According to belief, The god Papsukal reports the entire situation to Ea (the king of gods) that Ereshkigal is holding Ishtar against her will in the Underworld. Ea manifests an intersex being called Asu-shu-namir and sends it to Ereshkigal, commanding it to invoke "the name of the great gods" against Erishkigal and to ask for the sacred bag containing the waters of life. Ereshkigal is enfuriated when she finds out Asu-shu-namir's demand, but she has to give it the water of life. So Asu-shu-namir drops water from the bag onto Ishtar and revives her. Then Ishtar passes back through the seven gates into the realm of the living.
In history the Easter eggs symbolized rebirth or new life. Many believe that it related to the resurrection of Jesus Christ but it does not. Long before Christ walked the earth, this custom was already taking place in the cradle of civilization, Assyria and Babylon. Eggs have always been regarded as a symbol of new life. To this day many superstitious people still use eggs to predict the sex in an unborn baby, by watching the rotation of an egg suspended by a string over the stomach of a pregnant woman.
Going even further back you will find in the story of Ishtar, the Babylonian “mother of the gods” whose very existence was said to have come from an egg. According to ancient Babylonian mythology, Ishtar came from a golden egg that descended from heaven. It survived the deluge (the flood of Noah’s day) and the fish pushed it onto the land. Then the birds sat upon it until it hatched, giving life to the deity Ishtar.
The more you look into the story of Ishtar (especially in the Epic of Gilgamesh) the more you will find striking resemblance to other stories in mythology from Roman, to Greek, to Egyptian. Why do you think that is? That is because all mythology started from Babylon and evolved within each different civilization, making slight changes but not enough to detract from the ancient origins.
You see, Ishtar is none other than the Germanic Goddess Ostara, the Sumerian Goddess Inanna, the Greek Goddess Persephone or the Roman Goddess Proserpina (not to mention even more). Look the stories up, they are all similar. Easter is also a time in ancient mythology where the resurrection of the god Tammuz was celebrated, the lover of Ishtar.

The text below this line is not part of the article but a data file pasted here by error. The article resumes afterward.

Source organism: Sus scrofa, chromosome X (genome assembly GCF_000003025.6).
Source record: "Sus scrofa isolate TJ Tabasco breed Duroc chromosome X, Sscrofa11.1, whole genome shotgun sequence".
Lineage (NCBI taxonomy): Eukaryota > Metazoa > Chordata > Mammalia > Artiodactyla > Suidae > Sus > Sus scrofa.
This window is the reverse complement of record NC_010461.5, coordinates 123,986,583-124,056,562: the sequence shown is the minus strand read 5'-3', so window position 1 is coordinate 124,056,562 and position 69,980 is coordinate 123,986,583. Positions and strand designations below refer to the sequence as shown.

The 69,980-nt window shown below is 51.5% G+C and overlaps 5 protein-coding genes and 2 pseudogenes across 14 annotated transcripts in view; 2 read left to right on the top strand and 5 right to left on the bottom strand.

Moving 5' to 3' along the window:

The facts stand to point to the Goddesses of Rome, Greece, Sumer and Egypt having all come from one source, Babylon. All Easter origins come from here. You can agree with me or disagree, the history doesn’t lie. And if you search hard enough you will find that many gods or goddesses all derive from the very beginning of false gods, Tammuz and Ishtar.
If you read the Epic of Gilgamesh you will see the similarities to the stories of Persephone, Proserpina, Adonis and even some Egyptian mythology such as Isis and Osiris. Although, some characters change in some stories, the outline remains the same.
In Roman mythology, Venus sends her son Cupid to shoot his arrow at Pluto in order for him to find love. He comes out of the volcano Etna with four black horses named Orphnaeus, Aethon, Nycteus and Alastor. He then kidnaps Proserpina to the Underworld where he is ruler. Her mother, Demeter (or Ceres) goes searching the entire earth for her. Pluto tricks Proserpina to eat three seeds from a Pomagranate in order to entrap her in the Underworld.
She is now forced to spend three months out of the year with Pluto in the Underworld each year. According to Roman customs and beliefs, that is why the seasons change. During winter is when Proserpina goes to the Underworld and that is why her mother Demeter allows the earth to become barren, because she misses her. However, when Spring arrives all the blossom’s bloom and vegetation is abundant because Demeter’s daughter returns to her.
So in conclusion, this article is not to rain on your proverbial parade about your beliefs in Easter, but to be a wake up call. Just because you want something to be about Jesus doesn’t mean it is. Just because you want it to be about roses and flowers, fluffy bunnies and carefully decorated eggs doesn’t mean it is. Most everything that is known as a holiday comes from pagan origin, even if you wish to believe it is somehow Christian.
J'aime Rubio (copyright) 2012